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May 2008

The Carolina Covenant is a promise

As I near the end of my time as chancellor of the University of North Carolina at Chapel Hill, I am honored to be "graduating" along with the very first class of Carolina Covenant Scholars, many of whom received their diplomas at Commencement on May 11.

Back in 2003, Shirley Ort, associate provost and director of scholarships and student aid, worried that North Carolina's brightest high school students were not applying to Carolina because -- given reports of tuition increases -- they did not believe their families could afford to send them here.

Income should not be a barrier when it comes to educating the leaders of tomorrow. As the late North Carolina statesman and former governor Terry Sanford said, "If you have the will and the skill, we will not let lack of money deny you a college education."

Shirley and I knew we needed to send the message to these students that as long as they had the grades and the talent to get admitted to Carolina, the University would take care of finding the money, through a combination of grants, scholarships and work-study.

By proposing a way for these deserving students to graduate debt-free, Carolina has demonstrated once again that we have both the will and the way. It is called the Carolina Covenant -- our promise of an opportunity for a debt-free education. We were the first public university in the country to offer this no-loan financial aid package to students, but more than 80 similar programs have sprung up since then at other public and private universities and colleges. By the time the first class was preparing to graduate earlier this month, we had 1,384 Covenant Scholars on our campus.

By definition, the Covenant offers financial aid to students whose family income does not exceed 200 percent of the poverty level (150 percent for the first class), or about $41,300 annually for a family of four. Because they do not have to worry about taking out student loans or working full-time jobs to pay for tuition or books, Covenant Scholars can concentrate on their studies. They are also encouraged to use their financial aid for the study abroad programs that Carolina provides for more than one-third of its students, an opportunity most of these students had only dreamed of before the Covenant.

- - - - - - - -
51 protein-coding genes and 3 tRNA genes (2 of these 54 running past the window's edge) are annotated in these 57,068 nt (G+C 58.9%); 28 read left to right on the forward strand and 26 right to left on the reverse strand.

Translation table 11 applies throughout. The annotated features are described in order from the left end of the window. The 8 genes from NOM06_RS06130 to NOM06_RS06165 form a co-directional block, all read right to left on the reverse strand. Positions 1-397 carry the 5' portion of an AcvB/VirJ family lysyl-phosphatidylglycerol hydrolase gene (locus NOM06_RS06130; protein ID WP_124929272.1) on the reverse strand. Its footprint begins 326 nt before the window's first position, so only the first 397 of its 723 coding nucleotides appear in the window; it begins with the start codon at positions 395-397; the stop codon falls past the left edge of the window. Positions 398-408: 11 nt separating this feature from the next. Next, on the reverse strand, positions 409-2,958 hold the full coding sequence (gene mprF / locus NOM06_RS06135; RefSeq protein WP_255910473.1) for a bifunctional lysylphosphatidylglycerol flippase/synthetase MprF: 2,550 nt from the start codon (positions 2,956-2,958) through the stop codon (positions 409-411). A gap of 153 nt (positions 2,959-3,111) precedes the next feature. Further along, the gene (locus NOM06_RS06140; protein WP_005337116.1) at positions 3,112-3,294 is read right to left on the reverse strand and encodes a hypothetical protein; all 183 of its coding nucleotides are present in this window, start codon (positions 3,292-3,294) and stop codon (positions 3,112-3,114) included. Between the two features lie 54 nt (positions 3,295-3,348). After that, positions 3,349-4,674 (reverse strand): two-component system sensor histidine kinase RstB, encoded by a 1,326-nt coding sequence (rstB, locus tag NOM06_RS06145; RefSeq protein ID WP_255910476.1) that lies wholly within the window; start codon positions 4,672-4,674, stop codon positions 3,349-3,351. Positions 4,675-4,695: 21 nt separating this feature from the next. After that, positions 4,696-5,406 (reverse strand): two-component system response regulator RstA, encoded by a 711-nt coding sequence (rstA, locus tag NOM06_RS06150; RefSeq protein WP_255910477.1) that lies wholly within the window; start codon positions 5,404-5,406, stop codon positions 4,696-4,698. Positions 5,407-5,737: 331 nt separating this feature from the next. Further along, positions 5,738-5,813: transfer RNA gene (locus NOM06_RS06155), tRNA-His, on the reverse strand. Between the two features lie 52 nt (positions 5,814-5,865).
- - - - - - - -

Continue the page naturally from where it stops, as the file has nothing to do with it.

Graduating debt-free has opened so many doors for our graduating Covenant Scholars. Hoda Imeni Kashani of Burlington, for instance, plans to attend the UNC School of Dentistry and return to a rural area near her town to serve low-income patients. Michele Clark of Fuquay-Varina wants to work for a nonprofit, something she can afford to do because she is not facing a mountain of debt. Jeremy Felton of Morehead City will be able to take advantage of a scholarship to attend graduate school in chemistry rather than work to pay off loans.

The Carolina Covenant is much more than a student aid program, however. The Covenant is enriching our university by bringing in students that otherwise might never have set foot on the Chapel Hill campus. More than half of Covenant Scholars, for example, are the first in their families to attend college. Recognizing that college is a new experience for many of our Covenant Scholars, the program also offers them support in other areas, such as mentoring, time management, note-taking, etiquette dinners, career workshops and so on. About 60 percent of the Covenant Scholars are also people of color, which is helping our campus increase the diversity of its student population and improve the quality of its undergraduate experience.

Most important, the Carolina Covenant is an ethical and moral commitment that fits our core values as a public university. As I have learned from living in Chapel Hill for the past eight years, this community shares these same values. People here stop Susan and me to tell us they are proud the University made it possible for these students to attend. Long after my time as Chancellor has ended, the Carolina Covenant will continue, offering hope and opportunity to students across the state and around the country.


James Moeser is chancellor of the University of North Carolina at Chapel Hill. He welcomes readers’ messages at

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